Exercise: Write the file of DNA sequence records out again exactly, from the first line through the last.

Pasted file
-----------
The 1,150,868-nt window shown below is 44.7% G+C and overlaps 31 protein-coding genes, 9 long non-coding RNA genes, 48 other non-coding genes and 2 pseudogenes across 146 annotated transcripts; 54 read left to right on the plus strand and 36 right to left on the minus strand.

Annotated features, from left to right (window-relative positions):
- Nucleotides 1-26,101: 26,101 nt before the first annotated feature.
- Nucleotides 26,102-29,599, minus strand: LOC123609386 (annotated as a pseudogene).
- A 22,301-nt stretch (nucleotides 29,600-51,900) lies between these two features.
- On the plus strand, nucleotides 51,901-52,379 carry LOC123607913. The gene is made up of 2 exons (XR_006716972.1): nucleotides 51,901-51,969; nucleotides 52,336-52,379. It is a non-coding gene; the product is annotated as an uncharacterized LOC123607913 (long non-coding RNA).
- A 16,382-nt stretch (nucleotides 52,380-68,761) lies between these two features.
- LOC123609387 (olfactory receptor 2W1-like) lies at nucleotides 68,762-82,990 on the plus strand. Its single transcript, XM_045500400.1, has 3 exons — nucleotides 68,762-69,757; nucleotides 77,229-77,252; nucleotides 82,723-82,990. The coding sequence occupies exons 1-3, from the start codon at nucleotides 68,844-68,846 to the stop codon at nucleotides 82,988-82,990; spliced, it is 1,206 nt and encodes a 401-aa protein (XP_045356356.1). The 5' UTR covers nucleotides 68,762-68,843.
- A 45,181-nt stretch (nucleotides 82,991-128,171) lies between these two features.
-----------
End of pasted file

The 1,150,868-nt window shown below is 44.7% G+C and overlaps 31 protein-coding genes, 9 long non-coding RNA genes, 48 other non-coding genes and 2 pseudogenes across 146 annotated transcripts; 54 read left to right on the plus strand and 36 right to left on the minus strand.

Annotated features, from left to right (window-relative positions):
- Nucleotides 1-26,101: 26,101 nt before the first annotated feature.
- Nucleotides 26,102-29,599, minus strand: LOC123609386 (annotated as a pseudogene).
- A 22,301-nt stretch (nucleotides 29,600-51,900) lies between these two features.
- On the plus strand, nucleotides 51,901-52,379 carry LOC123607913. The gene is made up of 2 exons (XR_006716972.1): nucleotides 51,901-51,969; nucleotides 52,336-52,379. It is a non-coding gene; the product is annotated as an uncharacterized LOC123607913 (long non-coding RNA).
- A 16,382-nt stretch (nucleotides 52,380-68,761) lies between these two features.
- LOC123609387 (olfactory receptor 2W1-like) lies at nucleotides 68,762-82,990 on the plus strand. Its single transcript, XM_045500400.1, has 3 exons — nucleotides 68,762-69,757; nucleotides 77,229-77,252; nucleotides 82,723-82,990. The coding sequence occupies exons 1-3, from the start codon at nucleotides 68,844-68,846 to the stop codon at nucleotides 82,988-82,990; spliced, it is 1,206 nt and encodes a 401-aa protein (XP_045356356.1). The 5' UTR covers nucleotides 68,762-68,843.
- A 45,181-nt stretch (nucleotides 82,991-128,171) lies between these two features.